When scientists looked at Antarctic snowfall over the past 200 years they found a “significant” increase, up to 10%. In the decade 2001-2010, some 272 billion tons more snow fell on Antarctica per year compared with the decade 1801-1810. This extra amount of snow is equivalent to twice the water volume of the Dead Sea, on a per year basis. However, even though that huge volume of water is being locked up on land, the researchers concluded it would only “slightly slow a general trend in global sea-level rise.”
Antarctic snow accumulation over the past 200 years
The Antarctic ice sheet (AIS) is the largest reservoir of fresh water on the planet, even small changes in its volume could have significant impacts on global mean sea level. There is growing evidence that the AIS has been losing mass in recent decades, while mass gains are predicted under future climate warming scenarios. However, there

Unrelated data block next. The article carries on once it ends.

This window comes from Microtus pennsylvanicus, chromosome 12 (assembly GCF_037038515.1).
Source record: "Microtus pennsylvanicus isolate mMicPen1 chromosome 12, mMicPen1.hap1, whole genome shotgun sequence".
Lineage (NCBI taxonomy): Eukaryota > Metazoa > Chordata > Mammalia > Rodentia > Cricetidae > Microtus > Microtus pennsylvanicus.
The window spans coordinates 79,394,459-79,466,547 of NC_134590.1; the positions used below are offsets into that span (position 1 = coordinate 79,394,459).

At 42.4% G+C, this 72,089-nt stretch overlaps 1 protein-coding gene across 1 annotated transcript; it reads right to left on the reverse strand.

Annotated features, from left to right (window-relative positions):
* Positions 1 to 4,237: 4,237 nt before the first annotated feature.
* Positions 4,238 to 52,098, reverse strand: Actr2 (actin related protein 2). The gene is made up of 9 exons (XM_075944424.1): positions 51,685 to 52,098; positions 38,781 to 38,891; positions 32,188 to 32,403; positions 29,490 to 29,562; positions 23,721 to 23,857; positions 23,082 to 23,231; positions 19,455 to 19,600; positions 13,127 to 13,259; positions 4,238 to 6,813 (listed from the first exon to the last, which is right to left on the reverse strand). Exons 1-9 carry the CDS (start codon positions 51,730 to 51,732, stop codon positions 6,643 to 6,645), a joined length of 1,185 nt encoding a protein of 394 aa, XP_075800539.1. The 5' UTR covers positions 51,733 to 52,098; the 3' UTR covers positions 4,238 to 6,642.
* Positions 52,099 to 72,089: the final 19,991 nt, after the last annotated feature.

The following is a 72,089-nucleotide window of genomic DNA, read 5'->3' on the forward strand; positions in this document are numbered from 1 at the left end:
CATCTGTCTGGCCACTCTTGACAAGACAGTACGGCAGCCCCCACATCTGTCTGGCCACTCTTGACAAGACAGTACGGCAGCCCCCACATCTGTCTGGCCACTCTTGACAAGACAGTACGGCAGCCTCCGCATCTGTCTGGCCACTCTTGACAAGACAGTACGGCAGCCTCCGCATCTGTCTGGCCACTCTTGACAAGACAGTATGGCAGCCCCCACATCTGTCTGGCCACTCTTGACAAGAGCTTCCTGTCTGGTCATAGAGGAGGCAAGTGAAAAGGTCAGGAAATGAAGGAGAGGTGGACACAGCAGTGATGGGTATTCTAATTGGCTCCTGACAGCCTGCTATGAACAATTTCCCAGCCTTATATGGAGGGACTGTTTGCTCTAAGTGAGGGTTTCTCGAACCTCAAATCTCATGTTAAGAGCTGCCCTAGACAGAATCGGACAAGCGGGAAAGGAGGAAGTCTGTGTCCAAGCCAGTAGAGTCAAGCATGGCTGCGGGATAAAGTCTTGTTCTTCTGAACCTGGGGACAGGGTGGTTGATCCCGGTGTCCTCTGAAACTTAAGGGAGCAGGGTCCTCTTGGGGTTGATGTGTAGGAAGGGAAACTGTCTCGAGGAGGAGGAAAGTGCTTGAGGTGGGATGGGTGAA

is little consensus on how surface mass balance (SMB) has changed in the past. Here we reconstruct Antarctic snow accumulation variability over the past 200 years based 79 ice core snow accumulation records to (i) produce regional SMB composites using a regional atmospheric climate model (RACMO2.3p2) and (ii) produce an Antarctic-wide reconstruction derived from reanalysis precipitation-minus-evaporation. Both methods reveal a significant (∼10%) increase in total Antarctic snow accumulation since 1800 AD. Our results show that SMB for the total Antarctic ice sheet (including ice shelves) has increased at a rate of 7 +/- 0.13 Gt dec-1 since 1800 AD, representing a net reduction in sea level of ∼ 0.02 mm dec-1 since 1800 and ∼0.04 mm dec-1 since 1900 AD. The
largest contribution is from the Antarctic Peninsula, where the annual average SMB during the first decade of the 21st century.